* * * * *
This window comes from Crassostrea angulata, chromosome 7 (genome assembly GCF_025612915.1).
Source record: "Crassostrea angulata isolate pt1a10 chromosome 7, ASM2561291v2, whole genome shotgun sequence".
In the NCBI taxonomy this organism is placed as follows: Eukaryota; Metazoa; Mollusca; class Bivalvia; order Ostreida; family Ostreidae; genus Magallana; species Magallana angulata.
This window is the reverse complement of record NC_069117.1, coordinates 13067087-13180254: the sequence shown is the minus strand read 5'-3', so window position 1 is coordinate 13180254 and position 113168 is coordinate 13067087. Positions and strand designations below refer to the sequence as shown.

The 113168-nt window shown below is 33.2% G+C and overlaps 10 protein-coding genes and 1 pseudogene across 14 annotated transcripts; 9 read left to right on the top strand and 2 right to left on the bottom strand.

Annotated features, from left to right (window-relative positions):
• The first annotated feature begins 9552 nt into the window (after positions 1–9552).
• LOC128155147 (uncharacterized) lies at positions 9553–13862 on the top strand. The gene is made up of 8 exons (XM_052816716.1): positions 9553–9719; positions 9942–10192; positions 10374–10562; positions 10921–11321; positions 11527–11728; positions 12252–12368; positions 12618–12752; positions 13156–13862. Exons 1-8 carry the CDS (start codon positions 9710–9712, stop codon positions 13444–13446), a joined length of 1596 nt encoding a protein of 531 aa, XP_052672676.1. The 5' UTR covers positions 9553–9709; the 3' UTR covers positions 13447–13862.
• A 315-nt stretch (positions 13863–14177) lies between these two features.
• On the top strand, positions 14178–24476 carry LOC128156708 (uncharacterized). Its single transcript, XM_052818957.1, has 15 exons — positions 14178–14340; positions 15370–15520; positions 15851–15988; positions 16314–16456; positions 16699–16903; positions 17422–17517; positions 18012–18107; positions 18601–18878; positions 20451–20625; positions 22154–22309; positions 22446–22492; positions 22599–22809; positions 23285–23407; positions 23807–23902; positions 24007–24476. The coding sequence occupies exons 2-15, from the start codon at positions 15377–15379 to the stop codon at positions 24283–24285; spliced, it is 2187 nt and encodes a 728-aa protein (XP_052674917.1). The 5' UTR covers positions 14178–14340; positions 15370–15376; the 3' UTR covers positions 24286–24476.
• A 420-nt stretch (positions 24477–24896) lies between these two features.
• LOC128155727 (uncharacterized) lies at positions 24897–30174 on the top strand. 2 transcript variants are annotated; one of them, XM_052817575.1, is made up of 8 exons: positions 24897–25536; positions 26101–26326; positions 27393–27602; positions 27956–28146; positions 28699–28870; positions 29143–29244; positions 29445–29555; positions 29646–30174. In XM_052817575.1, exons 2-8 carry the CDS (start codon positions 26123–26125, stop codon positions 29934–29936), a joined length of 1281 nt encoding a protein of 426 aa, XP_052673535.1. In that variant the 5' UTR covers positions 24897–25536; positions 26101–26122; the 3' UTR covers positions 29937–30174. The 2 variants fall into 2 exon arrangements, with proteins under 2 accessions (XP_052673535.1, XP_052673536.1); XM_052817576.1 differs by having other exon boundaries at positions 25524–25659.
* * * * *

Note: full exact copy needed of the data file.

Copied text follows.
This window comes from Crassostrea angulata, chromosome 7 (genome assembly GCF_025612915.1).
Source record: "Crassostrea angulata isolate pt1a10 chromosome 7, ASM2561291v2, whole genome shotgun sequence".
In the NCBI taxonomy this organism is placed as follows: Eukaryota; Metazoa; Mollusca; class Bivalvia; order Ostreida; family Ostreidae; genus Magallana; species Magallana angulata.
This window is the reverse complement of record NC_069117.1, coordinates 13067087-13180254: the sequence shown is the minus strand read 5'-3', so window position 1 is coordinate 13180254 and position 113168 is coordinate 13067087. Positions and strand designations below refer to the sequence as shown.

The 113168-nt window shown below is 33.2% G+C and overlaps 10 protein-coding genes and 1 pseudogene across 14 annotated transcripts; 9 read left to right on the top strand and 2 right to left on the bottom strand.

Annotated features, from left to right (window-relative positions):
• The first annotated feature begins 9552 nt into the window (after positions 1–9552).
• LOC128155147 (uncharacterized) lies at positions 9553–13862 on the top strand. The gene is made up of 8 exons (XM_052816716.1): positions 9553–9719; positions 9942–10192; positions 10374–10562; positions 10921–11321; positions 11527–11728; positions 12252–12368; positions 12618–12752; positions 13156–13862. Exons 1-8 carry the CDS (start codon positions 9710–9712, stop codon positions 13444–13446), a joined length of 1596 nt encoding a protein of 531 aa, XP_052672676.1. The 5' UTR covers positions 9553–9709; the 3' UTR covers positions 13447–13862.
• A 315-nt stretch (positions 13863–14177) lies between these two features.
• On the top strand, positions 14178–24476 carry LOC128156708 (uncharacterized). Its single transcript, XM_052818957.1, has 15 exons — positions 14178–14340; positions 15370–15520; positions 15851–15988; positions 16314–16456; positions 16699–16903; positions 17422–17517; positions 18012–18107; positions 18601–18878; positions 20451–20625; positions 22154–22309; positions 22446–22492; positions 22599–22809; positions 23285–23407; positions 23807–23902; positions 24007–24476. The coding sequence occupies exons 2-15, from the start codon at positions 15377–15379 to the stop codon at positions 24283–24285; spliced, it is 2187 nt and encodes a 728-aa protein (XP_052674917.1). The 5' UTR covers positions 14178–14340; positions 15370–15376; the 3' UTR covers positions 24286–24476.
• A 420-nt stretch (positions 24477–24896) lies between these two features.
• LOC128155727 (uncharacterized) lies at positions 24897–30174 on the top strand. 2 transcript variants are annotated; one of them, XM_052817575.1, is made up of 8 exons: positions 24897–25536; positions 26101–26326; positions 27393–27602; positions 27956–28146; positions 28699–28870; positions 29143–29244; positions 29445–29555; positions 29646–30174. In XM_052817575.1, exons 2-8 carry the CDS (start codon positions 26123–26125, stop codon positions 29934–29936), a joined length of 1281 nt encoding a protein of 426 aa, XP_052673535.1. In that variant the 5' UTR covers positions 24897–25536; positions 26101–26122; the 3' UTR covers positions 29937–30174. The 2 variants fall into 2 exon arrangements, with proteins under 2 accessions (XP_052673535.1, XP_052673536.1); XM_052817576.1 differs by having other exon boundaries at positions 25524–25659.